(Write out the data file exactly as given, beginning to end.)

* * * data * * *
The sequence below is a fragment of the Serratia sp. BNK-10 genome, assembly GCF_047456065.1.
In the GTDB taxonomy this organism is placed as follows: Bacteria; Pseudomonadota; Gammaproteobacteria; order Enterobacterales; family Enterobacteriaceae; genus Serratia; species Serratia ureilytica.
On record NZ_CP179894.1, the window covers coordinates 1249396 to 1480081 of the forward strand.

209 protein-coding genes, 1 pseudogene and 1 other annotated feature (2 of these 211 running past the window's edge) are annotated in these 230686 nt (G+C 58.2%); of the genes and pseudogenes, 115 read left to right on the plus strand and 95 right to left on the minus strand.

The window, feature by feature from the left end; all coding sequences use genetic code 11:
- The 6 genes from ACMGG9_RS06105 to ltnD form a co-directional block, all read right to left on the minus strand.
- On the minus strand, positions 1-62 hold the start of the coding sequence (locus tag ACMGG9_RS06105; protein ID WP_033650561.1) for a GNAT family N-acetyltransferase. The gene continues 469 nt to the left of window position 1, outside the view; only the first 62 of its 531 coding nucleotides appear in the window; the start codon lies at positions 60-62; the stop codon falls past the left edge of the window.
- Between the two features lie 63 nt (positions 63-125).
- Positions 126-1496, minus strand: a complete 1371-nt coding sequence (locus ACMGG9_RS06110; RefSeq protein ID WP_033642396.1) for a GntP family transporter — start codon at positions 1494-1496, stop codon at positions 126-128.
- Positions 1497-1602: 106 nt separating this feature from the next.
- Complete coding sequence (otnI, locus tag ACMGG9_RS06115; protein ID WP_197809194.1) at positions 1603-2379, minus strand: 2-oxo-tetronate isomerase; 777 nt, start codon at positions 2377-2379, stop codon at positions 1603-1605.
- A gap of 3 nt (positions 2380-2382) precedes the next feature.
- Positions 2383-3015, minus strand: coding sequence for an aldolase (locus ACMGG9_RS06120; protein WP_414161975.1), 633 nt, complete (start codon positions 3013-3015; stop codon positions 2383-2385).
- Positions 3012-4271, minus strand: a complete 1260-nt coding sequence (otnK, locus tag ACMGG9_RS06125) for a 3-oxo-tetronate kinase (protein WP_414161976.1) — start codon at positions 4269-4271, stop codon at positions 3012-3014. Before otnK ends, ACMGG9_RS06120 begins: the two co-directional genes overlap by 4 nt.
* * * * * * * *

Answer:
The sequence below is a fragment of the Serratia sp. BNK-10 genome, assembly GCF_047456065.1.
In the GTDB taxonomy this organism is placed as follows: Bacteria; Pseudomonadota; Gammaproteobacteria; order Enterobacterales; family Enterobacteriaceae; genus Serratia; species Serratia ureilytica.
On record NZ_CP179894.1, the window covers coordinates 1249396 to 1480081 of the forward strand.

209 protein-coding genes, 1 pseudogene and 1 other annotated feature (2 of these 211 running past the window's edge) are annotated in these 230686 nt (G+C 58.2%); of the genes and pseudogenes, 115 read left to right on the plus strand and 95 right to left on the minus strand.

The window, feature by feature from the left end; all coding sequences use genetic code 11:
- The 6 genes from ACMGG9_RS06105 to ltnD form a co-directional block, all read right to left on the minus strand.
- On the minus strand, positions 1-62 hold the start of the coding sequence (locus tag ACMGG9_RS06105; protein ID WP_033650561.1) for a GNAT family N-acetyltransferase. The gene continues 469 nt to the left of window position 1, outside the view; only the first 62 of its 531 coding nucleotides appear in the window; the start codon lies at positions 60-62; the stop codon falls past the left edge of the window.
- Between the two features lie 63 nt (positions 63-125).
- Positions 126-1496, minus strand: a complete 1371-nt coding sequence (locus ACMGG9_RS06110; RefSeq protein ID WP_033642396.1) for a GntP family transporter — start codon at positions 1494-1496, stop codon at positions 126-128.
- Positions 1497-1602: 106 nt separating this feature from the next.
- Complete coding sequence (otnI, locus tag ACMGG9_RS06115; protein ID WP_197809194.1) at positions 1603-2379, minus strand: 2-oxo-tetronate isomerase; 777 nt, start codon at positions 2377-2379, stop codon at positions 1603-1605.
- A gap of 3 nt (positions 2380-2382) precedes the next feature.
- Positions 2383-3015, minus strand: coding sequence for an aldolase (locus ACMGG9_RS06120; protein WP_414161975.1), 633 nt, complete (start codon positions 3013-3015; stop codon positions 2383-2385).
- Positions 3012-4271, minus strand: a complete 1260-nt coding sequence (otnK, locus tag ACMGG9_RS06125) for a 3-oxo-tetronate kinase (protein WP_414161976.1) — start codon at positions 4269-4271, stop codon at positions 3012-3014. Before otnK ends, ACMGG9_RS06120 begins: the two co-directional genes overlap by 4 nt.